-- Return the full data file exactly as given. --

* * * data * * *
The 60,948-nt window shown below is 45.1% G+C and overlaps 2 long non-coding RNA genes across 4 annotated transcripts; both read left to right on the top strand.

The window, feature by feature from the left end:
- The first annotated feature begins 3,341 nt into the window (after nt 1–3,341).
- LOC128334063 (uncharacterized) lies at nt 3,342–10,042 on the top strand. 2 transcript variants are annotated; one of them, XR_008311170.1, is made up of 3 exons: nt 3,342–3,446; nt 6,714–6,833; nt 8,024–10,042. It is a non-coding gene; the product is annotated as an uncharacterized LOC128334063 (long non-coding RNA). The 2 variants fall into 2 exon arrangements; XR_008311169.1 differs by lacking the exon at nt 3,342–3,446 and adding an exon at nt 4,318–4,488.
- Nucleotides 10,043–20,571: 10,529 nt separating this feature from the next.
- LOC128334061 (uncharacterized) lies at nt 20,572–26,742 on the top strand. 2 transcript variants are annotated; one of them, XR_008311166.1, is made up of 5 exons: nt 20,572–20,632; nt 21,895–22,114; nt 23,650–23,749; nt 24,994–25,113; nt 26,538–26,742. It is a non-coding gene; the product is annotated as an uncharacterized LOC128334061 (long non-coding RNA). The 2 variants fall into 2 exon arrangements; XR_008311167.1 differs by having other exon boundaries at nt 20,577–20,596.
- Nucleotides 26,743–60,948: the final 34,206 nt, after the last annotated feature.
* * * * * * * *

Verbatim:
The 60,948-nt window shown below is 45.1% G+C and overlaps 2 long non-coding RNA genes across 4 annotated transcripts; both read left to right on the top strand.

The window, feature by feature from the left end:
- The first annotated feature begins 3,341 nt into the window (after nt 1–3,341).
- LOC128334063 (uncharacterized) lies at nt 3,342–10,042 on the top strand. 2 transcript variants are annotated; one of them, XR_008311170.1, is made up of 3 exons: nt 3,342–3,446; nt 6,714–6,833; nt 8,024–10,042. It is a non-coding gene; the product is annotated as an uncharacterized LOC128334063 (long non-coding RNA). The 2 variants fall into 2 exon arrangements; XR_008311169.1 differs by lacking the exon at nt 3,342–3,446 and adding an exon at nt 4,318–4,488.
- Nucleotides 10,043–20,571: 10,529 nt separating this feature from the next.
- LOC128334061 (uncharacterized) lies at nt 20,572–26,742 on the top strand. 2 transcript variants are annotated; one of them, XR_008311166.1, is made up of 5 exons: nt 20,572–20,632; nt 21,895–22,114; nt 23,650–23,749; nt 24,994–25,113; nt 26,538–26,742. It is a non-coding gene; the product is annotated as an uncharacterized LOC128334061 (long non-coding RNA). The 2 variants fall into 2 exon arrangements; XR_008311167.1 differs by having other exon boundaries at nt 20,577–20,596.
- Nucleotides 26,743–60,948: the final 34,206 nt, after the last annotated feature.